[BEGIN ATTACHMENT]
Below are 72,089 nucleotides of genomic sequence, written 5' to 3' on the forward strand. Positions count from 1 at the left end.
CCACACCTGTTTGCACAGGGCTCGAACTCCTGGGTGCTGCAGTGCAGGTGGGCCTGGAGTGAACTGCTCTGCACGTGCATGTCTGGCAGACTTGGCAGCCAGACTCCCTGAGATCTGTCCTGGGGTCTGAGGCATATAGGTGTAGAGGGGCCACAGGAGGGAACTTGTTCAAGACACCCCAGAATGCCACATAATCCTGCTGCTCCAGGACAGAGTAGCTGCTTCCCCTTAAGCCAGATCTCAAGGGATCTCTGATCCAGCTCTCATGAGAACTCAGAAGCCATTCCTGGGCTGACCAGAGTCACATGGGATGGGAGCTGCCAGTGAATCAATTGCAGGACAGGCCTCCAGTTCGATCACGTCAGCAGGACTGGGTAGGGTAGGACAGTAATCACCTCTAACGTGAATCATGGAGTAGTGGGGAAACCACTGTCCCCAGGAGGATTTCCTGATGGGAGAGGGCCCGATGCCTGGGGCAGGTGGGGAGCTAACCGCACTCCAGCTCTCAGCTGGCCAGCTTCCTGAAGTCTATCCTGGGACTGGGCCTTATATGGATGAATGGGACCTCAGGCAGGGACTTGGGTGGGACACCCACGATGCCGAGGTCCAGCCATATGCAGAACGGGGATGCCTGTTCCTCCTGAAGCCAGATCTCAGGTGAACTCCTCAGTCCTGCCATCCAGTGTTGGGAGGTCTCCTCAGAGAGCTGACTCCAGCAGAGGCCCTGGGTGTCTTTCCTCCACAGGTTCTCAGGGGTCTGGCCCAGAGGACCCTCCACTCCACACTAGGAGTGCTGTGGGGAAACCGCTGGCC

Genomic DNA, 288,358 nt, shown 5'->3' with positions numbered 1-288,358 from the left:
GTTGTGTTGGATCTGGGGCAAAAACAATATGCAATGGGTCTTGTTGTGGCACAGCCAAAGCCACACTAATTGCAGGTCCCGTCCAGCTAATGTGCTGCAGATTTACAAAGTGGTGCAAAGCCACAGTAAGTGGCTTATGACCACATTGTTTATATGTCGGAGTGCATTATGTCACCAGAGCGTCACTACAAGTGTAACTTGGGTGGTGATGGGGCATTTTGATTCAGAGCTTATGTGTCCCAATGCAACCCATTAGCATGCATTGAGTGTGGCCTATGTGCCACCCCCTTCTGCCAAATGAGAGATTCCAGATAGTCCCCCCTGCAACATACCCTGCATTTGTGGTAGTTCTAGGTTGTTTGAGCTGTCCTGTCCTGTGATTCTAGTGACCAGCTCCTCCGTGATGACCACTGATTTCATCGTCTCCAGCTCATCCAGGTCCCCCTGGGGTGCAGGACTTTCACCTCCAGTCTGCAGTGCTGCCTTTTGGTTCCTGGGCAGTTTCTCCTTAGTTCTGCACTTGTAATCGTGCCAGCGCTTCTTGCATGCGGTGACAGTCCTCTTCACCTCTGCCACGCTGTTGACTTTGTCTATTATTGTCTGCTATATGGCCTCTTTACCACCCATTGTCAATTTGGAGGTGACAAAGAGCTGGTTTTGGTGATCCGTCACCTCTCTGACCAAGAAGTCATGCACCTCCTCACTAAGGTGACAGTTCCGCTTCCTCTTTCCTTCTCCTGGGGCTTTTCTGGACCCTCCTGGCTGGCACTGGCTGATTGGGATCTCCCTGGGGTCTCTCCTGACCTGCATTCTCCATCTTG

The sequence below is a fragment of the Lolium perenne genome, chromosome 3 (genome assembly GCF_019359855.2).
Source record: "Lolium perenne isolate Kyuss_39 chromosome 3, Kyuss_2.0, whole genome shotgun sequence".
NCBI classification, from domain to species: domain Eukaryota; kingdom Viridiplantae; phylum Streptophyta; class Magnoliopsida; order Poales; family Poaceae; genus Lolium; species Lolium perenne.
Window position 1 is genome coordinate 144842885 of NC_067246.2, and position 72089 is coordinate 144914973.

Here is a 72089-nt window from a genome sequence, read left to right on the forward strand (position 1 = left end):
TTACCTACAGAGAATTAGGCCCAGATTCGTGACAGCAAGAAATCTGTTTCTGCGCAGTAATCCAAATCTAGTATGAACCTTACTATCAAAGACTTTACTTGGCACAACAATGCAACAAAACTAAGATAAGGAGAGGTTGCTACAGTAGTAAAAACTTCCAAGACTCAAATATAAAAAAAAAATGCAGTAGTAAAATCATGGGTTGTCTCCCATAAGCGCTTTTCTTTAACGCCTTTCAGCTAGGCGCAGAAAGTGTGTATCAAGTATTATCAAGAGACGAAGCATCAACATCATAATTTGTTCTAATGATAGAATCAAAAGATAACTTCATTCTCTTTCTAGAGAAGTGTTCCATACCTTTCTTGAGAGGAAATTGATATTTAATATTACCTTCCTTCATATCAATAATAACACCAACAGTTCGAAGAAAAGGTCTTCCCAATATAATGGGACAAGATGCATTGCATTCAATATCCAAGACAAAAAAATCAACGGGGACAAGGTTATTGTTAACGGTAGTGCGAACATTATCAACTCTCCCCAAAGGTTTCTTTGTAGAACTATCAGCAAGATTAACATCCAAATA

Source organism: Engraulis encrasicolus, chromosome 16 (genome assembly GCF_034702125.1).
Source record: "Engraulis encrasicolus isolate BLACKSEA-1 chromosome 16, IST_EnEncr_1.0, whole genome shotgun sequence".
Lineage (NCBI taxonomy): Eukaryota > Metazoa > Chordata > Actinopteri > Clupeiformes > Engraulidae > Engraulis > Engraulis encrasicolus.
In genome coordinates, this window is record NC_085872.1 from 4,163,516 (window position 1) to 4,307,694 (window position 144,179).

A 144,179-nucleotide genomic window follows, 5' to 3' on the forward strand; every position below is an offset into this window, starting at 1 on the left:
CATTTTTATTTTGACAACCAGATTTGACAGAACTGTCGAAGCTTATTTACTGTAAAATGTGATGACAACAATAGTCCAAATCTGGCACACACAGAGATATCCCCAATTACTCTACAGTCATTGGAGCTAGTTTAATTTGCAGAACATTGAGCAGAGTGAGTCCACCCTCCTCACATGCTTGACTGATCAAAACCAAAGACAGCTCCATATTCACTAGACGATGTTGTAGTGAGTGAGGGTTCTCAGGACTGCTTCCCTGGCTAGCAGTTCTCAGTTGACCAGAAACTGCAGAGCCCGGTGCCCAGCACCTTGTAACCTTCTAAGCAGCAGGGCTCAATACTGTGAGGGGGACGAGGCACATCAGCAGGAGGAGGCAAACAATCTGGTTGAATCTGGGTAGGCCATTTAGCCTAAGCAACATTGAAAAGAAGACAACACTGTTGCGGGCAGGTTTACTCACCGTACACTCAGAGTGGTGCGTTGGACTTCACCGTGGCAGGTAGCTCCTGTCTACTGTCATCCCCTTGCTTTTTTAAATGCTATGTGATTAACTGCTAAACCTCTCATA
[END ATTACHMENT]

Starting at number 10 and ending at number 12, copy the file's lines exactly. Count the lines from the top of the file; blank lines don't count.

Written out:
TTACCTACAGAGAATTAGGCCCAGATTCGTGACAGCAAGAAATCTGTTTCTGCGCAGTAATCCAAATCTAGTATGAACCTTACTATCAAAGACTTTACTTGGCACAACAATGCAACAAAACTAAGATAAGGAGAGGTTGCTACAGTAGTAAAAACTTCCAAGACTCAAATATAAAAAAAAAATGCAGTAGTAAAATCATGGGTTGTCTCCCATAAGCGCTTTTCTTTAACGCCTTTCAGCTAGGCGCAGAAAGTGTGTATCAAGTATTATCAAGAGACGAAGCATCAACATCATAATTTGTTCTAATGATAGAATCAAAAGATAACTTCATTCTCTTTCTAGAGAAGTGTTCCATACCTTTCTTGAGAGGAAATTGATATTTAATATTACCTTCCTTCATATCAATAATAACACCAACAGTTCGAAGAAAAGGTCTTCCCAATATAATGGGACAAGATGCATTGCATTCAATATCCAAGACAAAAAAATCAACGGGGACAAGGTTATTGTTAACGGTAGTGCGAACATTATCAACTCTCCCCAAAGGTTTCTTTGTAGAACTATCAGCAAGATTAACATCCAAATA

Source organism: Engraulis encrasicolus, chromosome 16 (genome assembly GCF_034702125.1).
Source record: "Engraulis encrasicolus isolate BLACKSEA-1 chromosome 16, IST_EnEncr_1.0, whole genome shotgun sequence".